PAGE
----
Conventional wisdom would have it that a dollar spent in reducing the risk of damage from a natural calamity would take greater precedence over the amounts spent in repairing damage. European Commission research, presented at the Global Disaster Relief and Development Summit of 2017, shows every $1 spent on mitigation saves $4 in recovery and reconstruction. From 1991 to 2010, however, only a small fraction (12.7%) of global disaster-related expenditures ($3.3 trillion) has been used for risk mitigation—the remainder, 87.3%, was spent on emergency response, reconstruction, and rehabilitation. Preparing better against known and new disasters that will not only reduce the numbers of lives lost, but also lead to reduced expenditures for rebuilding lost infrastructure in the long-run. This is where artificial intelligence, big data and digital equipment such as drones come in. The collection and analysis of the necessary visual and building measurement data can greatly bring down the devastation potential of natural disasters.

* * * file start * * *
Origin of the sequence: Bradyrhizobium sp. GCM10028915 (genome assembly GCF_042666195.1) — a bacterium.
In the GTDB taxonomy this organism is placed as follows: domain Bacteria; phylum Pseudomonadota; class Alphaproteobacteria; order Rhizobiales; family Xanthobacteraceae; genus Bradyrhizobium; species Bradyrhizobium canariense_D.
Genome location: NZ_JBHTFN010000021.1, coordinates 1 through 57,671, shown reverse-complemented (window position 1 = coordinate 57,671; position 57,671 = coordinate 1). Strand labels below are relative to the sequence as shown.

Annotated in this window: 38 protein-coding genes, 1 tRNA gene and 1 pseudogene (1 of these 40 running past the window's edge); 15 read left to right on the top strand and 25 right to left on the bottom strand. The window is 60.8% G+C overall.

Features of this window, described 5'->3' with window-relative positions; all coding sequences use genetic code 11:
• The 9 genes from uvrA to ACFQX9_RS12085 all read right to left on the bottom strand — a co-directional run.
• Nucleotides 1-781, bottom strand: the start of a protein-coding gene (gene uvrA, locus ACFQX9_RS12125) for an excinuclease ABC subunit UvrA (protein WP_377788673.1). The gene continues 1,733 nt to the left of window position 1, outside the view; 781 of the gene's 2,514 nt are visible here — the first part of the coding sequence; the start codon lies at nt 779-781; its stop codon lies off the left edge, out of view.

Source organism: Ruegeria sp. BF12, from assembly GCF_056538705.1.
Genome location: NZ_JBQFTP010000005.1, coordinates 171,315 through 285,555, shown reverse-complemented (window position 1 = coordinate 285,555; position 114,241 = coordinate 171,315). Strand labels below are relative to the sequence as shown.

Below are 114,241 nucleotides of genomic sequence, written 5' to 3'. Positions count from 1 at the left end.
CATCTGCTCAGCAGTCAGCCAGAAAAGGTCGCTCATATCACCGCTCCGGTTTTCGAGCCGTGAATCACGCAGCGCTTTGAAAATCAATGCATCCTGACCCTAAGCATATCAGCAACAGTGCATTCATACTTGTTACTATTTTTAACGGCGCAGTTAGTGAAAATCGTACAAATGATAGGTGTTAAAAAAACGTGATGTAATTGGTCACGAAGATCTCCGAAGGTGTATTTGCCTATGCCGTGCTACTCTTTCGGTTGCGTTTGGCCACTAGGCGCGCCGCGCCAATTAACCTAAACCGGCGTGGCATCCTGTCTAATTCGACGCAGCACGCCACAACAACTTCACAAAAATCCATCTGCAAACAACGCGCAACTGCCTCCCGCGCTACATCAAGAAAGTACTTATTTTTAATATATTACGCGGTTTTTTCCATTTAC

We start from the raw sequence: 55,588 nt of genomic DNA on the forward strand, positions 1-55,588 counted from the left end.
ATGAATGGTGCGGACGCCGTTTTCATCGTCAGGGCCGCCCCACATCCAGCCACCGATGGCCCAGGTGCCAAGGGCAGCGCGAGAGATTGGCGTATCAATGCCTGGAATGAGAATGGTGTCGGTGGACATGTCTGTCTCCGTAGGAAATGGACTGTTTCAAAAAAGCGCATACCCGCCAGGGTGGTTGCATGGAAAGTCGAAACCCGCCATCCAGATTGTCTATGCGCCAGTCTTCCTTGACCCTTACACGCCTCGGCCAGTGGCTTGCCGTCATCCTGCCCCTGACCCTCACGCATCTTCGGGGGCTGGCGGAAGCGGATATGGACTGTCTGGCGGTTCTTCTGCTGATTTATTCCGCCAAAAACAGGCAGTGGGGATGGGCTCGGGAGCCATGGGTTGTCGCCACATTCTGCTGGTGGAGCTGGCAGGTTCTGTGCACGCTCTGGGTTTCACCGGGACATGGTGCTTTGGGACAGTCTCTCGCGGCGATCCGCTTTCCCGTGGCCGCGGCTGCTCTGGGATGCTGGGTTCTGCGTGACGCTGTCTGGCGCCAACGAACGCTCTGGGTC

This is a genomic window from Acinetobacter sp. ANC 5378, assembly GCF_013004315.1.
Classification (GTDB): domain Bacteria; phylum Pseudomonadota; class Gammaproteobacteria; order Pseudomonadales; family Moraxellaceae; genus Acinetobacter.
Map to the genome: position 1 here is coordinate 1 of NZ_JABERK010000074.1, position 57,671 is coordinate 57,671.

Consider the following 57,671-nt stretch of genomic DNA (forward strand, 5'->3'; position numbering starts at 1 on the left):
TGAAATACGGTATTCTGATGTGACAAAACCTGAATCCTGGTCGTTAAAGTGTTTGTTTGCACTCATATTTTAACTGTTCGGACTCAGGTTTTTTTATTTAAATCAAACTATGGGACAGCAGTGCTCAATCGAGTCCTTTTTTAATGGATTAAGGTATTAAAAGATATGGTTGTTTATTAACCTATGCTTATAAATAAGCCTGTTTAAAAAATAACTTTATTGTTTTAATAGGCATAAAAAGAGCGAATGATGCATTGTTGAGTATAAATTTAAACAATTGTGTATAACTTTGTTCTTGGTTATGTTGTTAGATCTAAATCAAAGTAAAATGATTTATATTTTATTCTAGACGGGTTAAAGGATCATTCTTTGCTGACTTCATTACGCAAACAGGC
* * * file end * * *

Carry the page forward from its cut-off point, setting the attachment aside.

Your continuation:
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In Guatemala City, images and algorithms were used to locate “soft-storey” buildings—buildings at least two storeys high that have a structurally weak first floors. After scanning 4,967 homes, AI detected 503 possible soft-storey houses with 85% accuracy. Such household-level survey and data can then be used by governments, home-owners, and the private sector to make important policy decisions; this can even extend beyond disaster risk mitigation. It can ease and streamline rehabilitation and redevelopment programmes, aid in delivery of post-disaster needs and lessen the economic toll on homeowners, real estate developers and governments. With urbanisation set to become much faster-paced, climate change impact becoming more forceful, and with land and housing coming under increased pressure from expanding populations—more so in the developing world—harnessing machine learning could pay off big for sustainable housing and lessening the costs of natural disasters.